switchTraf initially returns exact counts of bytes and packets. However, as they grow larger, switchTraf displaying them in increasingly higher denominations.
A number standing alone with suffix Bytes or Pkts represents an exact count. A number with a K following is a kilo (thousand) figure. An M, G, and T suffix represents mega (million), giga (billion), and tera (trillion) respectively. The following table shows examples.
This version of switchTraf updated the screen when a newer fetch is completed
After installation, you can start the program by entering
root@work:/tmp/switchtraf$ cd /var/opt/switchTraf
root@work:/var/opt/switchTraf$ perl switchtraf.pl
Below some screenshots.
Version 1.1, March 2000
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If you develop a new program, and you want it to be of the greatest possible use to the public, the best way to achieve this is to make it free software which everyone can redistribute and change under these terms.
To do so, attach the following notices to the program. It is safest to attach them to the start of each source file to most effectively convey the exclusion of warranty; and each file should have at least the "copyright" line and a pointer to where the full notice is found.
<one line to give the program's name and a brief idea of what it does.>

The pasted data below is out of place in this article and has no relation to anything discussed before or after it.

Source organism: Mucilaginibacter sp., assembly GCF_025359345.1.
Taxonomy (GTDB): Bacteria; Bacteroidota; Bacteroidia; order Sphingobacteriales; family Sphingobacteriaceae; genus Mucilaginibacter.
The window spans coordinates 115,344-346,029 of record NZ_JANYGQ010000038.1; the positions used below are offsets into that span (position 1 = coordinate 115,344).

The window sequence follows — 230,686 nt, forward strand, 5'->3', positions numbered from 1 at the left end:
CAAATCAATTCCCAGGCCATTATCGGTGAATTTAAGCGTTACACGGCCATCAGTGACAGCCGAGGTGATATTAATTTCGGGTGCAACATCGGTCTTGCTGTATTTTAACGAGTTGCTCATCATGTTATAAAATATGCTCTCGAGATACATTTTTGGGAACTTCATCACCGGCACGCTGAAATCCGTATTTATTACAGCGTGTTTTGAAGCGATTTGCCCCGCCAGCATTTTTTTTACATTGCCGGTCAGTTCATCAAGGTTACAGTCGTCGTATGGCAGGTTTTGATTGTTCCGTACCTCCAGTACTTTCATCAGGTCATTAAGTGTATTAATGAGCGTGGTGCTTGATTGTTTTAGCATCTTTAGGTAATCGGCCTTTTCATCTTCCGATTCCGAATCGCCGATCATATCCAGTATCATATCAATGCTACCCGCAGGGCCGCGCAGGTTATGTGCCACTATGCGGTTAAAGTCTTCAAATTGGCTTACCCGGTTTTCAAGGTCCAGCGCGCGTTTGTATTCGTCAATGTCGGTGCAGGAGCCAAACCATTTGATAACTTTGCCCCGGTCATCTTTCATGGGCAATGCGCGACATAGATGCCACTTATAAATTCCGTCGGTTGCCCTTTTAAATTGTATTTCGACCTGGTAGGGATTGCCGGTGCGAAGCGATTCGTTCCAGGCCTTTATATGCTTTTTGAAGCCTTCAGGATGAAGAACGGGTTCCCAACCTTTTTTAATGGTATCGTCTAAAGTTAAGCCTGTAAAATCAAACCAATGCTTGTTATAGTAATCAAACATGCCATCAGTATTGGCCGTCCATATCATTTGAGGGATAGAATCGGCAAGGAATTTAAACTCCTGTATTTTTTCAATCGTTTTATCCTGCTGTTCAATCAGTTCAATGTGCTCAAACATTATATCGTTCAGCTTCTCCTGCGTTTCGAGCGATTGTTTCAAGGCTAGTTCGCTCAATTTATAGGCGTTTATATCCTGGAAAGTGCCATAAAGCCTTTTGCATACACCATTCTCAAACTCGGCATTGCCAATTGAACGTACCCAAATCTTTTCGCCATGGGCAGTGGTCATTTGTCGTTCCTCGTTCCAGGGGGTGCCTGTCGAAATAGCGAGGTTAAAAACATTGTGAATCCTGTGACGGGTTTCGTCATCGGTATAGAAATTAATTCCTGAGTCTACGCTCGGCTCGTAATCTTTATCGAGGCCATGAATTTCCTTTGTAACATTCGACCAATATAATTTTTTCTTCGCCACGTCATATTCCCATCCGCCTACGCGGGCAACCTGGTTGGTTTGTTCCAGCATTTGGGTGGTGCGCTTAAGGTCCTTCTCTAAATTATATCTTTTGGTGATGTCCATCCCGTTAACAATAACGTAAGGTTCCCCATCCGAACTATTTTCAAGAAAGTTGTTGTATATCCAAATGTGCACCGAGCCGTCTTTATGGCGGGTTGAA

Copyright (C) <year> <name of author>
This program is free software; you can redistribute it and/or modify it under the terms of the GNU General Public License as published by the Free Software Foundation; either version 2 of the License, or (at your option) any later version.
This program is distributed in the hope that it will be useful, but WITHOUT ANY WARRANTY; without even the implied warranty of MERCHANTABILITY or FITNESS FOR A PARTICULAR PURPOSE. See the GNU General Public License for more details.
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Also add information on how to contact you by electronic and paper mail.
If the program is interactive, make it output a short notice like this when it starts in an interactive mode:
Gnomovision version 69, Copyright (C) year name of author Gnomovision comes with ABSOLUTELY NO WARRANTY; for details type `show w'. This is free software, and you are welcome to redistribute it under certain conditions; type `show c' for details.
The hypothetical commands `show w' and `show c' should show the appropriate parts of the General Public License. Of course, the commands you use may be called something other than `show w' and `show c'; they could even be mouse-clicks or menu items--whatever suits your program.
You should also get your employer (if you work as a programmer) or your school, if any, to sign a "copyright disclaimer" for the program, if necessary. Here is a sample; alter the names:
Yoyodyne, Inc., hereby disclaims all copyright interest in the program
`Gnomovision' (which makes passes at compilers) written by James Hacker.
<signature of Ty Coon>, 1 April 1989
Ty Coon, President of Vice
This General Public License does not permit incorporating your program into proprietary programs. If your program is a subroutine library, you may consider it more useful to permit linking proprietary applications with the library. If this is what you want to do, use the GNU Library General Public License instead of this License.